More than 3,500 years ago, the tradition began with Jacob speaking to his 12 sons. Thus was created one of the first ethical wills. All these centuries later, the core elements of an ethical will remain intact: it records what you stand for.
Consider: 71% of Baby Boomers and their parents say that the most important inheritance to receive from the previous generation and provide to the next is the legacy of values and life lessons — an intangible more important than financial assets or real estate. Even so, less than one-third of each group actually discussed this legacy with loved ones.
Here’s the issue. How do you articulate your beliefs, life lessons and hopes for the future – and, by the same token, get your loved ones to share theirs? The answer: an ethical will.
Creating an ethical will can help you sort out which principles you want to pass down along with your bequests. It also lays the groundwork for the practice of choosing charities that nurture and foster your core values.
This process is a worthwhile exercise in self-reflection and goal-setting. Anything can trigger the impulse to start an ethical will – a career change, first home, anniversary, empty-nesting, a grandchild’s birth, even a serious illness. Identifying and examining your core values and true passions can guide future aspirations – a “personal mission statement.” How better for parents to express their hopes for a child’s future than to create ethical will messages at birth, the first day of school, graduation and marriage? Any one of life’s milestones can be an opportunity to share wisdom.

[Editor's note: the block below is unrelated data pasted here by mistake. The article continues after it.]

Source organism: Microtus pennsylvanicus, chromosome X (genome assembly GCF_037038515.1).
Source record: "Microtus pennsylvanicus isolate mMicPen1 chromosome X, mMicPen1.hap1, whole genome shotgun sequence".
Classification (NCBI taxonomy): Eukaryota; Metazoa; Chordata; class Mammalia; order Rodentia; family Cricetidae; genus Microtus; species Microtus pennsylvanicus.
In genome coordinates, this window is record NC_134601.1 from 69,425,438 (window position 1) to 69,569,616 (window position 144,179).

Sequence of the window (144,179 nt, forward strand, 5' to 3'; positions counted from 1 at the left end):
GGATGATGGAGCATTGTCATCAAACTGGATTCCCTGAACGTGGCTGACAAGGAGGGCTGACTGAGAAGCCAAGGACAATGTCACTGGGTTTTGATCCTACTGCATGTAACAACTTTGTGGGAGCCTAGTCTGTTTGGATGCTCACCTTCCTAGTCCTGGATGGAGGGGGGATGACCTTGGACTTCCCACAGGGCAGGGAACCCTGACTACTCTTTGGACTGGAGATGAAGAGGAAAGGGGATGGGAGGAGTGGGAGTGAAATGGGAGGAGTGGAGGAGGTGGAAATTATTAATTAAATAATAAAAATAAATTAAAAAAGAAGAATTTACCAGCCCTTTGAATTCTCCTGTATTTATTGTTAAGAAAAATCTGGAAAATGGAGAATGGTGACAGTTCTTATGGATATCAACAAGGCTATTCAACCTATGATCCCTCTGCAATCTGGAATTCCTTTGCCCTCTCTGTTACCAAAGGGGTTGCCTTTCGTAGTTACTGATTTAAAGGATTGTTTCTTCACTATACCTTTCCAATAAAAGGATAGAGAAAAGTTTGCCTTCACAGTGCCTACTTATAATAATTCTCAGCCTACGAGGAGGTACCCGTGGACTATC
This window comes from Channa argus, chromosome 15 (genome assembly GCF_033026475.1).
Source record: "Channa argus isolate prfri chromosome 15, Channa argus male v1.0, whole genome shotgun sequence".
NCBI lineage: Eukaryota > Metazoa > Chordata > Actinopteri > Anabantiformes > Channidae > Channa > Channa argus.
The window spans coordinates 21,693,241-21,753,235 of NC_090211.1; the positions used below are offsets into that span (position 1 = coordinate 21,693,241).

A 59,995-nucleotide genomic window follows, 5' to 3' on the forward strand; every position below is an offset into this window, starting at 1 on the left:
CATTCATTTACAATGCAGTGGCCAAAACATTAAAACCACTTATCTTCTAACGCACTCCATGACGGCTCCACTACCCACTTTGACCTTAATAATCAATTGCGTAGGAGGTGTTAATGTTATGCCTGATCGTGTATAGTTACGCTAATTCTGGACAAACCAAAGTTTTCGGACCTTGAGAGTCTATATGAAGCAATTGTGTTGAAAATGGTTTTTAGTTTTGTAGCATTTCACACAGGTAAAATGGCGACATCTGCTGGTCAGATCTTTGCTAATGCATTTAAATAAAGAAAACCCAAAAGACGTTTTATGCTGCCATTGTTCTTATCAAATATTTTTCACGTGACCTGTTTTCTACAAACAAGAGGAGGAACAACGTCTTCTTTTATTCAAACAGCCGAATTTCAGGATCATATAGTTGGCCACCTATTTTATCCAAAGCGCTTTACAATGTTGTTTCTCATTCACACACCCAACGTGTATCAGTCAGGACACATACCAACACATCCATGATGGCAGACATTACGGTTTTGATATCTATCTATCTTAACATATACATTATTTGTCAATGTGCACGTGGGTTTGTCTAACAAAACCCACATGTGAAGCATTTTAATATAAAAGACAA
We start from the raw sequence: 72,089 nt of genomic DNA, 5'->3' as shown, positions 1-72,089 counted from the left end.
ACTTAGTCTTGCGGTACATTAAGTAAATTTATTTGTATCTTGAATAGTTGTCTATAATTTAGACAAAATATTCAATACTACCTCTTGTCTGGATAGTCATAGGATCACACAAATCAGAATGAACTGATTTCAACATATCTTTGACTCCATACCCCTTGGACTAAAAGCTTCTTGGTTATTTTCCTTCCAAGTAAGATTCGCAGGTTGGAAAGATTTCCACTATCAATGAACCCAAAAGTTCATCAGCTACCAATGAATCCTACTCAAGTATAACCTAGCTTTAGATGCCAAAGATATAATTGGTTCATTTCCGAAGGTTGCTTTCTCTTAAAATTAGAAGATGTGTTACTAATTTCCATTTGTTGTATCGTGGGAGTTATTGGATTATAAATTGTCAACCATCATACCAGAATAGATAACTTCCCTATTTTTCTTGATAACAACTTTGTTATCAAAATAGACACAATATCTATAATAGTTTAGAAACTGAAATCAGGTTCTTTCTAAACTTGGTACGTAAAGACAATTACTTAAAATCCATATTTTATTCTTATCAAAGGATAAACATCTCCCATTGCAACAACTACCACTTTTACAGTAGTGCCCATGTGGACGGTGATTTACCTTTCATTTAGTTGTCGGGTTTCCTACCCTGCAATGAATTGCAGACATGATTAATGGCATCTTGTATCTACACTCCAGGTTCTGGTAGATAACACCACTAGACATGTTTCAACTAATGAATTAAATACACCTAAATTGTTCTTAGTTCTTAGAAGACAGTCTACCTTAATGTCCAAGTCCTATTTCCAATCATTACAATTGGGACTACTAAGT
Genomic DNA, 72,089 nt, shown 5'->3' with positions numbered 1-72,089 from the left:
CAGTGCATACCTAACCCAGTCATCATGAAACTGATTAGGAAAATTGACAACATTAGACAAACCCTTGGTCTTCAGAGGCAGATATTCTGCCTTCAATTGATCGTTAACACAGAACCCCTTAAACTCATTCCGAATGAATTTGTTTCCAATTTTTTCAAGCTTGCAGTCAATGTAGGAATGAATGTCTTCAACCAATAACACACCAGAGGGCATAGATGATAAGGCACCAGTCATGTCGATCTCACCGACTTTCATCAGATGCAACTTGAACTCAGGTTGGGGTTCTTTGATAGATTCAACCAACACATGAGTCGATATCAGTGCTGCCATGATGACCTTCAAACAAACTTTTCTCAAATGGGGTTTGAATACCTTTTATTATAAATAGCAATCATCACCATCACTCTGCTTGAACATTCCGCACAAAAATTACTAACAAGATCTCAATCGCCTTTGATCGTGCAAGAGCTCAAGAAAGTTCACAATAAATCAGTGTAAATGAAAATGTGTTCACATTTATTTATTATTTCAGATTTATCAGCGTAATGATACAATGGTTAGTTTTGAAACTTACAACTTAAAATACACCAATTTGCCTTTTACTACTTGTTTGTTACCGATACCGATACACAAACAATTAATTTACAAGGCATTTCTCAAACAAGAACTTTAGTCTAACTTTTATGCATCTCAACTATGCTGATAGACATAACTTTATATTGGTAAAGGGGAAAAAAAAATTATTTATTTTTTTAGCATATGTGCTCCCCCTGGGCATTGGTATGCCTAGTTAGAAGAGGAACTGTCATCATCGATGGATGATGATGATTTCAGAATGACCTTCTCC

Using a quotation is a simple way to express a core value: Consider this comment from Henry Wadsorth Longfellow. “The love of learning, the sequestered nooks, And all the sweet serenity of books.” My ethical message to accompany that: From the love of reading comes the joy of endless education. With education comes options and that’s what success in life is all about. Celebrate your good choices and learn from your bad ones.
As we are the custodians of many family treasures, we will be using the ethical will model to pass them to our nieces and nephew. For example, I’m the caretaker of the dollhouse of my cherished late cousin Mary Kathryn Kline, a young woman whose life was too short. As I hand it down to my niece Katie, I will let her know Mary Kay was single-minded, determined, loving, energetic, independent and generous. My niece Molly will be receiving heirlooms from a long line of pioneering and adventurous women who valued education, self-sufficiency, storytelling and humor. The ethical message: her Grandmother Peg lived those ideals and treasured her roles as a nurturing mother and a mentoring friend above all.
P.S. – Part 2 will appear tomorrow.